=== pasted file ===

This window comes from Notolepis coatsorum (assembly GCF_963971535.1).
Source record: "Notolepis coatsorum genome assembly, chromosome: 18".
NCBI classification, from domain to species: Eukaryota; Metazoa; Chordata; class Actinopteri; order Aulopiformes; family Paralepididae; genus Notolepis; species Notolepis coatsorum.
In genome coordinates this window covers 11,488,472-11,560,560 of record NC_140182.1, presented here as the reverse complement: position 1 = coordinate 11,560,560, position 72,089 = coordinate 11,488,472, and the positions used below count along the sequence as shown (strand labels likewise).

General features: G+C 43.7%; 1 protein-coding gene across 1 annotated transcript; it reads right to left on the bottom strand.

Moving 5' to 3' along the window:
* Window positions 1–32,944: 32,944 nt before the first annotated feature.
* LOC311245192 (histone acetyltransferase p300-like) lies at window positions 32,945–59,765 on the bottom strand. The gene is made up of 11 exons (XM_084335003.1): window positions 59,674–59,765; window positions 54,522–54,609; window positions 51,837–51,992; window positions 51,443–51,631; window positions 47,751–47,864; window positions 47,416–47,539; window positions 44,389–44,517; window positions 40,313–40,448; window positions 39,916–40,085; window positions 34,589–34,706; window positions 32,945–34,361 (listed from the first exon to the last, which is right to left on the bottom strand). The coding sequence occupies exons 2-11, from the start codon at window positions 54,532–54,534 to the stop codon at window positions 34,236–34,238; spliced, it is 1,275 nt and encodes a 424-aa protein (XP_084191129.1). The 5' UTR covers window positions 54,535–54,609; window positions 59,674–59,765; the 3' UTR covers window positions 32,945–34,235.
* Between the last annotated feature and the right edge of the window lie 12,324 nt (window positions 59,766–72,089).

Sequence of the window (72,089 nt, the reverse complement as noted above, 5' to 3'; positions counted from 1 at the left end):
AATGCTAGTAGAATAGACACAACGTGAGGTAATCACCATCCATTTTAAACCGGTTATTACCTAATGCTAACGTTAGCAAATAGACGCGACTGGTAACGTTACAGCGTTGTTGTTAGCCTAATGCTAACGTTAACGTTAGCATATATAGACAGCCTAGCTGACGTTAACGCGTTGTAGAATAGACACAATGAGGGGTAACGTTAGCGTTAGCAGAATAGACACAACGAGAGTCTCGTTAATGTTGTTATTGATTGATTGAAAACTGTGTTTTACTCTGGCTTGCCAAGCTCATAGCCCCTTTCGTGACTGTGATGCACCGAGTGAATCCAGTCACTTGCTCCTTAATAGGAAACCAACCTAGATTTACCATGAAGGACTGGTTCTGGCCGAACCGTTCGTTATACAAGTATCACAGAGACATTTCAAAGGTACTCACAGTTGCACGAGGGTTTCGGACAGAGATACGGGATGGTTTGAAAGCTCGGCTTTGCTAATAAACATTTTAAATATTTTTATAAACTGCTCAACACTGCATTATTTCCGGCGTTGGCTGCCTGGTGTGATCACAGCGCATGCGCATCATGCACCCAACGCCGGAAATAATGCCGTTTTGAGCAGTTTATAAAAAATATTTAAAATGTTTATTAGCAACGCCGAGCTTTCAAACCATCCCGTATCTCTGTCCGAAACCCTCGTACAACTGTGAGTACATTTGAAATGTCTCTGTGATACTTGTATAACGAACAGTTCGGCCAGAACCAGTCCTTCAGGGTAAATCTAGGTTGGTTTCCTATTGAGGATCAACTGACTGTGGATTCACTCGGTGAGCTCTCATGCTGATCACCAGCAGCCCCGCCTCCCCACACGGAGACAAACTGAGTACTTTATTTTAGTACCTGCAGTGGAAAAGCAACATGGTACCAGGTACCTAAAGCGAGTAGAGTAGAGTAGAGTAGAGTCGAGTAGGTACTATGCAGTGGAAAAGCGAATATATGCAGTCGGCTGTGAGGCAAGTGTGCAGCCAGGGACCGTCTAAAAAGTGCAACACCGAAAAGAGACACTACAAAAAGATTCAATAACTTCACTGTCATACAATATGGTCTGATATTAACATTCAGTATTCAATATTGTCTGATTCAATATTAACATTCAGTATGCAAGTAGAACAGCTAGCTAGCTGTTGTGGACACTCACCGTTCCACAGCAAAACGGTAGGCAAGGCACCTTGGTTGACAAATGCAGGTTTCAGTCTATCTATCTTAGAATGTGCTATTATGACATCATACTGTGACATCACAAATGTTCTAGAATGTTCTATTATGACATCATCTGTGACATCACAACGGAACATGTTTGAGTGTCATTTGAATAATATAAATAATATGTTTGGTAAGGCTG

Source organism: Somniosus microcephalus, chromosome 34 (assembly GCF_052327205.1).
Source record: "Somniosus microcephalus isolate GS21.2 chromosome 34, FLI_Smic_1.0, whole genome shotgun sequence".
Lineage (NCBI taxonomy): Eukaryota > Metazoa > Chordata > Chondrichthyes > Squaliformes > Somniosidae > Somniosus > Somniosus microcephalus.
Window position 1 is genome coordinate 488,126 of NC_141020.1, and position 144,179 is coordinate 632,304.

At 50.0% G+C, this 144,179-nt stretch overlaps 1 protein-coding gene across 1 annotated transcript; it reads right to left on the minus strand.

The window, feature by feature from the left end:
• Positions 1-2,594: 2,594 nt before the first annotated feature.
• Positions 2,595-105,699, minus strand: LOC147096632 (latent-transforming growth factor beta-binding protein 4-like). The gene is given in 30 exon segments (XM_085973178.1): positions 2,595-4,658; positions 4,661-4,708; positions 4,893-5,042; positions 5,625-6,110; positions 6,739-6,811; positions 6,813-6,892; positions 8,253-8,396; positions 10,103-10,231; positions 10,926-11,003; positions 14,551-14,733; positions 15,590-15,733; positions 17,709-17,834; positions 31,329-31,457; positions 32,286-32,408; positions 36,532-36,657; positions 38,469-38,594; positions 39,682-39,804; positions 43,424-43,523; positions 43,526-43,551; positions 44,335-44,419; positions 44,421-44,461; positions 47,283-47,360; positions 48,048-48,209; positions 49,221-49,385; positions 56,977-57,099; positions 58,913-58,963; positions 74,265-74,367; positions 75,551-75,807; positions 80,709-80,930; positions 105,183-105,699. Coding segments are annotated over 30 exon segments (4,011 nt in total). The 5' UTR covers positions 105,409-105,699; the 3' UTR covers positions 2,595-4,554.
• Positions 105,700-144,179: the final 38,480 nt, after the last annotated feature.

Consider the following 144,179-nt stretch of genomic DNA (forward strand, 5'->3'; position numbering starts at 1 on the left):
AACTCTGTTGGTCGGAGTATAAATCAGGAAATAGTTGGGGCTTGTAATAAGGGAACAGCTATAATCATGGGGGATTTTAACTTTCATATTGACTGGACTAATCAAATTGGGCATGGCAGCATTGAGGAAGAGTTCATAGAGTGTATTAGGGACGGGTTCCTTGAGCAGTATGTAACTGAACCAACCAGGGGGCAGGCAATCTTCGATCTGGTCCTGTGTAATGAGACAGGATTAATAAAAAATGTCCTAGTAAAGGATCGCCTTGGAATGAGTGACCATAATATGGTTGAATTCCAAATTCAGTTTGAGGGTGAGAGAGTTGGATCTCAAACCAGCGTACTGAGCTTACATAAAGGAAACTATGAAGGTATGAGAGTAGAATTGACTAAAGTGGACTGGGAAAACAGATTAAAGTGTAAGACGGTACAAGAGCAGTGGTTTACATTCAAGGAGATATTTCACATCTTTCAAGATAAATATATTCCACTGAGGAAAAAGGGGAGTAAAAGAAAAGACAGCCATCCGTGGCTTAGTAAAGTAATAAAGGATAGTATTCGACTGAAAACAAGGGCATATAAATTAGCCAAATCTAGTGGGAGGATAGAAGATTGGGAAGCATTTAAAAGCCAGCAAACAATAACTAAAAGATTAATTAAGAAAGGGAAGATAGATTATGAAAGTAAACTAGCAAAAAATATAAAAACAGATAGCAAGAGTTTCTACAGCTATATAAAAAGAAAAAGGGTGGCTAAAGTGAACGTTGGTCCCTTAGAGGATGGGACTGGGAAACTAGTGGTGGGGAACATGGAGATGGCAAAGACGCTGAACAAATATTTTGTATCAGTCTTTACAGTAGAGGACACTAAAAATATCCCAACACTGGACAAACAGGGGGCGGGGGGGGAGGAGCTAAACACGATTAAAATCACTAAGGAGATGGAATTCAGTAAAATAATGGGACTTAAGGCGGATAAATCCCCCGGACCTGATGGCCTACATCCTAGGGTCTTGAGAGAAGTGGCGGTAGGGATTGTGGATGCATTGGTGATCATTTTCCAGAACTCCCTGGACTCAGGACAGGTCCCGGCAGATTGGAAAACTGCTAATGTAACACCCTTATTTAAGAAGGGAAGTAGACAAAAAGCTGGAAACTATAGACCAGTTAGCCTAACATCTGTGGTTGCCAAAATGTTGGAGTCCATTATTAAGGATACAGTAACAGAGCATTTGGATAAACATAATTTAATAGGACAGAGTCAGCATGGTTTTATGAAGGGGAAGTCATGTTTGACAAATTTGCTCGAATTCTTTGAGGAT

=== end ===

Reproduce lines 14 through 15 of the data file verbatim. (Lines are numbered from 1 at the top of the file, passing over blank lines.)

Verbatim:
Lineage (NCBI taxonomy): Eukaryota > Metazoa > Chordata > Chondrichthyes > Squaliformes > Somniosidae > Somniosus > Somniosus microcephalus.
Window position 1 is genome coordinate 488,126 of NC_141020.1, and position 144,179 is coordinate 632,304.